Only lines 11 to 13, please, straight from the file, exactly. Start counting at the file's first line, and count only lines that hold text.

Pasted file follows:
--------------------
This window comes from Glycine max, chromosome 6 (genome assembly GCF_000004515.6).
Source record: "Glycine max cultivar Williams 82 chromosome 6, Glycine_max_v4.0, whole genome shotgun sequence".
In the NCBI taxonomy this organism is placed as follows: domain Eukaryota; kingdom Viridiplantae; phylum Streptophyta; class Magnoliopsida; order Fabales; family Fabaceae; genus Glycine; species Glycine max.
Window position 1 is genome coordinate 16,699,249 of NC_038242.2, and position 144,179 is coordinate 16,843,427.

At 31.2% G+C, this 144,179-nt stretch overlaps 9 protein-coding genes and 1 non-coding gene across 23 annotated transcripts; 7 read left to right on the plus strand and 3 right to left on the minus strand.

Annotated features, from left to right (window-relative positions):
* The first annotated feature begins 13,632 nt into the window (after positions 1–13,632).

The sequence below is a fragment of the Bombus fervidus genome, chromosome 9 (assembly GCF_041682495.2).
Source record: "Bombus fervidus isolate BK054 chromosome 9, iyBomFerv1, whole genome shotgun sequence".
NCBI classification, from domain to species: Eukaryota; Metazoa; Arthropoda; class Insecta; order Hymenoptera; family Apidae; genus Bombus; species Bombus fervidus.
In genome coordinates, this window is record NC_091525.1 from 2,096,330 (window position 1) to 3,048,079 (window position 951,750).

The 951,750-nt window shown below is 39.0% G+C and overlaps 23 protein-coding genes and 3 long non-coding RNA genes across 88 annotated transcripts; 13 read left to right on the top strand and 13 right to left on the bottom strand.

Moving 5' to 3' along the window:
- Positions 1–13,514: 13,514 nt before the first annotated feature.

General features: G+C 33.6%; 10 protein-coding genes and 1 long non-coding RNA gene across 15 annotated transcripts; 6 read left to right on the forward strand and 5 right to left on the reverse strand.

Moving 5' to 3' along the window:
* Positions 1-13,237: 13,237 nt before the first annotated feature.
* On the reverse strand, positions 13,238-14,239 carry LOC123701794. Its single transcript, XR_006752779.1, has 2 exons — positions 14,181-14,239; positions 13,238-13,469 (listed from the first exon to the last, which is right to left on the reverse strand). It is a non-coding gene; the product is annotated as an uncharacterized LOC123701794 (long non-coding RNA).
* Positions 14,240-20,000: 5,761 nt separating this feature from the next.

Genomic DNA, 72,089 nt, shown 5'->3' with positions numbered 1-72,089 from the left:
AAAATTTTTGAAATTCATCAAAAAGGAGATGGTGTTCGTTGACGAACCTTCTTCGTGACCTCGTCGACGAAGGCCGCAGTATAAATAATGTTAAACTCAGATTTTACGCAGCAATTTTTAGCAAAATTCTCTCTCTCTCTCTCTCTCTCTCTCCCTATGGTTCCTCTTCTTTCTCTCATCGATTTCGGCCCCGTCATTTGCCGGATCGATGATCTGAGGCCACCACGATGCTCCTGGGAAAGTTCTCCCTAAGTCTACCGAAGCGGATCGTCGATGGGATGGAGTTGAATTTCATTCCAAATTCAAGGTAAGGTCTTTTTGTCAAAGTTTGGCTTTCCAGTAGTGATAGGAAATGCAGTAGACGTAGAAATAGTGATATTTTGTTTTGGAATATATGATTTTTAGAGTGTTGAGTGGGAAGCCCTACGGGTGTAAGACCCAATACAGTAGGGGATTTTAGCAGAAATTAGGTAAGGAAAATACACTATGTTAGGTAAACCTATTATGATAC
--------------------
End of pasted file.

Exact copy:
In genome coordinates, this window is record NC_091525.1 from 2,096,330 (window position 1) to 3,048,079 (window position 951,750).

The 951,750-nt window shown below is 39.0% G+C and overlaps 23 protein-coding genes and 3 long non-coding RNA genes across 88 annotated transcripts; 13 read left to right on the top strand and 13 right to left on the bottom strand.

Moving 5' to 3' along the window: